by Stephen Meserve | AHL On The Beat
Not everyone is ready for the draft on their 18th birthday. The 2012 NHL Entry Draft came and went for Gavin Bayreuther without hearing his name called by any of the NHL’s thirty member teams.
Bayreuther was playing the long game. After a year in the USHL split between Cedar Rapids, Iowa, and Fargo, North Dakota, the defenseman enrolled at St. Lawrence University in small Canton, New York. The university is closer to Ottawa than any major American city and is just 30 minutes from the Canadian border. Across four seasons with the Saints, he compiled 111 points in 150 games and ended up on the radar of several NHL teams that had passed him over five years ago at the draft. Bayreuther was the most sought-after college free agent of the year, and the Dallas Stars had a chance to snag a player that would instantly move to the top of their defensive prospect charts.
Dallas deployed all the resources it had on hand to close the deal with the 22-year old. With all the chatter around where teams were going and how Bayreuther would fit into their systems, it ended up being old-school networking that convinced him to choose the Dallas Stars, and ultimately the Texas Stars, to start his professional career.
Of course, it doesn’t hurt when your potential future General Manager, Jim Nill, makes a trip to watch practice in your sleepy college town of just under 7,000 people. However, Dallas had not one but two aces up their sleeve when it came to recruiting Bayreuther. First, the Dallas Stars employ former St. Lawrence forward Rich Peverley in player development. Second, the six degrees of separation type trail that led back to the AHL coaching staff for the Texas Stars.
Current St Lawrence head coach, Mark Morris, knew current Texas Stars assistant coach from their shared time working in the minor leagues with the Kings. Morris coached the Manchester Monarchs while Taylor worked for the ECHL Reading Royals. Morris gave a strong recommendation of Taylor and therefore the Texas Stars as Bayreuther sought his advice on the decision.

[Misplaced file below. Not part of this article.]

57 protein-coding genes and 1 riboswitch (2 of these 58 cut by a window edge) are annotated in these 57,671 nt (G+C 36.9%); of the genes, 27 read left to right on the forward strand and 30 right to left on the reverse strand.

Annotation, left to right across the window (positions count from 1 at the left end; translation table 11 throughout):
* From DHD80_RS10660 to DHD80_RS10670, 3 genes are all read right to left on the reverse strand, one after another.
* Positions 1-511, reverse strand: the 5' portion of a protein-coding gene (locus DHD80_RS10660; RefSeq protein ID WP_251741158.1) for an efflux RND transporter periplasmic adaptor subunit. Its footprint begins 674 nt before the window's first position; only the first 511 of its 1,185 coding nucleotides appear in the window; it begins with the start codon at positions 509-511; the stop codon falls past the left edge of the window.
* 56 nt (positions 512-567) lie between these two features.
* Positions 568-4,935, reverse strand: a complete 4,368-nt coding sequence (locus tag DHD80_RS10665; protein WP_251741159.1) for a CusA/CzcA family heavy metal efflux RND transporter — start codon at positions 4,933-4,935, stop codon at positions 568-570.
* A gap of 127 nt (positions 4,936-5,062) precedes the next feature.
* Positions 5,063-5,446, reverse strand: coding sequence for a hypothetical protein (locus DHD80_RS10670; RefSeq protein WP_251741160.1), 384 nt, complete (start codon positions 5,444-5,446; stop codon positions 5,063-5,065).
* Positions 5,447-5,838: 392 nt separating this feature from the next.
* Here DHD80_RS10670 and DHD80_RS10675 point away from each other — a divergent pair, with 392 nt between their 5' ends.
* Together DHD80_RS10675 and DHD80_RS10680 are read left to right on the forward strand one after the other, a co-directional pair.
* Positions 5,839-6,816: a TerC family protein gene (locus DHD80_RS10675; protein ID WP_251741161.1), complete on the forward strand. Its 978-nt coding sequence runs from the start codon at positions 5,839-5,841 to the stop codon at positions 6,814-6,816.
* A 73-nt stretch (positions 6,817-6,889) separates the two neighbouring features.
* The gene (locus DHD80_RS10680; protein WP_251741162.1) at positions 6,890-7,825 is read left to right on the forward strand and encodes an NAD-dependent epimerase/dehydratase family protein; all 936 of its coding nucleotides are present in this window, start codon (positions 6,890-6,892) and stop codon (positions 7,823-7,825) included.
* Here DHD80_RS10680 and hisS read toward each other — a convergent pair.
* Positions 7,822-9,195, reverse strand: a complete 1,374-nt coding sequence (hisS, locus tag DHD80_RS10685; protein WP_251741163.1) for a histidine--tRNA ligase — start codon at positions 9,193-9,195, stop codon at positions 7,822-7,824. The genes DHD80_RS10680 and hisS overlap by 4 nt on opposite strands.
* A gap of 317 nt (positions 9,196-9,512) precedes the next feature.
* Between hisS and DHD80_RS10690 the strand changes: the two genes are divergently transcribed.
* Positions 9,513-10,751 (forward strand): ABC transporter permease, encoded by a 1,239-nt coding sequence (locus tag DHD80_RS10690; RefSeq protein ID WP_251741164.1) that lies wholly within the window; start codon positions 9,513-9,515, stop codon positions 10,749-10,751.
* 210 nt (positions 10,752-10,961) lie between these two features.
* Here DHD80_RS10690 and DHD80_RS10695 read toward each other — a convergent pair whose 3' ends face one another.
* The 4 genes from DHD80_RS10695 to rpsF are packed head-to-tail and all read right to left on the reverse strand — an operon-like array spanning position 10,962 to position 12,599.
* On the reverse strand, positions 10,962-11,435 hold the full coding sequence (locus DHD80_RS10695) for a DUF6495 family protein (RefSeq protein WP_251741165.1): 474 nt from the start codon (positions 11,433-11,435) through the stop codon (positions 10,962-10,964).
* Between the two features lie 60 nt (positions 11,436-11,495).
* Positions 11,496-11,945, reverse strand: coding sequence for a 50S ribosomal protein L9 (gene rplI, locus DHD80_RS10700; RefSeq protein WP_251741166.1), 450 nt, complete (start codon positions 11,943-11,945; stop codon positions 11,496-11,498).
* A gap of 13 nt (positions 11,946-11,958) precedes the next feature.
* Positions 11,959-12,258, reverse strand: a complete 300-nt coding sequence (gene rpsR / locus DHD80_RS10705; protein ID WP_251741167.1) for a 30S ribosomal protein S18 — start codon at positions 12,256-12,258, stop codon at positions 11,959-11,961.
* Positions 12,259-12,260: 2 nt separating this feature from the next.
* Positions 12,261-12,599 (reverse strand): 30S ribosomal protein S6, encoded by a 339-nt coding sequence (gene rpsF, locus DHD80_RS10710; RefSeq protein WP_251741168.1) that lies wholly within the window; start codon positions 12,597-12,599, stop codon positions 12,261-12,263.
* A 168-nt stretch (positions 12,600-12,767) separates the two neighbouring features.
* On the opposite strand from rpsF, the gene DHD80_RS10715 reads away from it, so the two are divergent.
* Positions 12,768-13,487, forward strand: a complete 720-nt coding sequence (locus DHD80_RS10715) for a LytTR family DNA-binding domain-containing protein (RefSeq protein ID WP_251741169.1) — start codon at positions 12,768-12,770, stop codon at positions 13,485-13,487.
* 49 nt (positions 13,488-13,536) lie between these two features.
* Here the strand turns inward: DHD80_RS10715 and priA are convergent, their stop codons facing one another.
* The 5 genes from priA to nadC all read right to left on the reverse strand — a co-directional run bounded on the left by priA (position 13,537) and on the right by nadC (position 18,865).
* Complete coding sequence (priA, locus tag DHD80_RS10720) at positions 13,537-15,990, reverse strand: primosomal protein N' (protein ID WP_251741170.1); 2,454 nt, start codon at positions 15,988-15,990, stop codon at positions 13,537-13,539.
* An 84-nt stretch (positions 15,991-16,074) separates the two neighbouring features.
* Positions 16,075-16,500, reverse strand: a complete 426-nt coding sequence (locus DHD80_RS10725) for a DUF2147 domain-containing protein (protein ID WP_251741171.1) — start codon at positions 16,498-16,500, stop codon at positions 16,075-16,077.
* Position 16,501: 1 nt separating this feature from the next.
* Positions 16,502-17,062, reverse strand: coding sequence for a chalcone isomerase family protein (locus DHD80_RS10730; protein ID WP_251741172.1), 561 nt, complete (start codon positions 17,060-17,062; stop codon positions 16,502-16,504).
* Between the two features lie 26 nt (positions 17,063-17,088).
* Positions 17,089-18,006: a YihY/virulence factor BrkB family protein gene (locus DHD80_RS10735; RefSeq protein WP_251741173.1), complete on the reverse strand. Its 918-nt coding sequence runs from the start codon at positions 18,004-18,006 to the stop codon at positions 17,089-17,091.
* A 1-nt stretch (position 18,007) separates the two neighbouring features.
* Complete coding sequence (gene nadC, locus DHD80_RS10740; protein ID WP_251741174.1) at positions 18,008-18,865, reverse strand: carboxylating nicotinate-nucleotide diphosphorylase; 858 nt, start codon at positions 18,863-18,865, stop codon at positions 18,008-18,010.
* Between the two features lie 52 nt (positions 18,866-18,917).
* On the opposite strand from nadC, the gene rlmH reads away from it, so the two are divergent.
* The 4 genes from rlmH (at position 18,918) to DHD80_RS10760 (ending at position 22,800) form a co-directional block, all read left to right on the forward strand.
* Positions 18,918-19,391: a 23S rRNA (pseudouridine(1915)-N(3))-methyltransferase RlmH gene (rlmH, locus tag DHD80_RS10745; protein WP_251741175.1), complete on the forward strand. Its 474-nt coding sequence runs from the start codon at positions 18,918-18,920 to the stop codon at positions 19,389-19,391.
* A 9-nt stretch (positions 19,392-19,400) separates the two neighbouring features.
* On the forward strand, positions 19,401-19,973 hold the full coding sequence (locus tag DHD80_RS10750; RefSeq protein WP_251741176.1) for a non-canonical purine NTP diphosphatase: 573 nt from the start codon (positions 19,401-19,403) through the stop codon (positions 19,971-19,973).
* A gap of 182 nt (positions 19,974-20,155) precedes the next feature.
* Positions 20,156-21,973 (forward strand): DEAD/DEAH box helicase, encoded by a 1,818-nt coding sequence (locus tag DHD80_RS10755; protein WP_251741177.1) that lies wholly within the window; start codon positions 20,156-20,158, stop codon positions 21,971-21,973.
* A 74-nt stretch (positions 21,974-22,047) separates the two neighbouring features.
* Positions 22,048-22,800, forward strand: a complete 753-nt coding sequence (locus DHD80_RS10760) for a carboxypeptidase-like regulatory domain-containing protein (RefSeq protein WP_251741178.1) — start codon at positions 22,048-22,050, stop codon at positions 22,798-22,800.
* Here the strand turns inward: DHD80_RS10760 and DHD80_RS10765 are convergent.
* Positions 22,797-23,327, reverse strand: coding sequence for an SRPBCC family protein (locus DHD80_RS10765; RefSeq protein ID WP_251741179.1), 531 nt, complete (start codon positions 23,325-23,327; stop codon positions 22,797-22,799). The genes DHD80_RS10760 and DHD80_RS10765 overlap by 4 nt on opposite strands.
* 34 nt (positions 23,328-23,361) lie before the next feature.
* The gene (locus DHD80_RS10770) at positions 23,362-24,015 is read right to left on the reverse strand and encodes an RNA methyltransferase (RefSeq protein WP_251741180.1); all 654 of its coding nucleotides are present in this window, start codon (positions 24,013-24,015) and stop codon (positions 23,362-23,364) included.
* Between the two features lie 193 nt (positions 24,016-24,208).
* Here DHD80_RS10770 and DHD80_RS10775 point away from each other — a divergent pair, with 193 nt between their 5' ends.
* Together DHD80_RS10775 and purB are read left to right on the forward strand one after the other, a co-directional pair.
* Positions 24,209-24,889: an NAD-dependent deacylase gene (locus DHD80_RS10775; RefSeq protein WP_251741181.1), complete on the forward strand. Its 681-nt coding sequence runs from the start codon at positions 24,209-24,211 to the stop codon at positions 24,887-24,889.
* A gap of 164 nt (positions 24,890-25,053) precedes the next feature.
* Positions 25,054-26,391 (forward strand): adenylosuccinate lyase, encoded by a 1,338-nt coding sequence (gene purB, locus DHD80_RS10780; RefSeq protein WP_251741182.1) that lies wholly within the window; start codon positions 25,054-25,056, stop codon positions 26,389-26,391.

And finally, it didn’t hurt that the high temperature in Cedar Park on the day of Bayreuther’s debut was 81°F, twice the high in Canton, NY. After signing an entry level contract with Dallas, he headed to Texas on an amateur tryout.
After his first home game, Bayreuther noted, “First of all, this city is awesome: the weather, the people. Everyone is so nice. The team, the coaches, and the management have all been very welcoming, and I’m very excited to be here.”
Bayreuther is already proving that he’s ready for the AHL game. In his first game, he manned the blue line on the Texas power play and scored his first professional goal.
Texas head coach Derek Laxdal added, “When you sign these kids out of college, there’s ten or fifteen teams trying to sign them. Sometimes they’re thrown in situations. He’s got to earn [those situations], but it’s not like he hasn’t earned it. He has an assist and a goal and has been a bright spot [on the power play] these last couple of games.
“He’s a headsy type defenseman who moves the puck well. He’s got a lot of patience and poise, and he’s got offensive up side. He has areas to work on with his skating. It’s great to get him some ice time here to finish the season, so now he’s been part of the group. He’s a guy you’ll probably see here starting next year, and we’ll try to develop him into a Dallas Star.“
Stephen Meserve is the editor of 100 Degree Hockey, which has covered the Texas Stars since their inaugural season.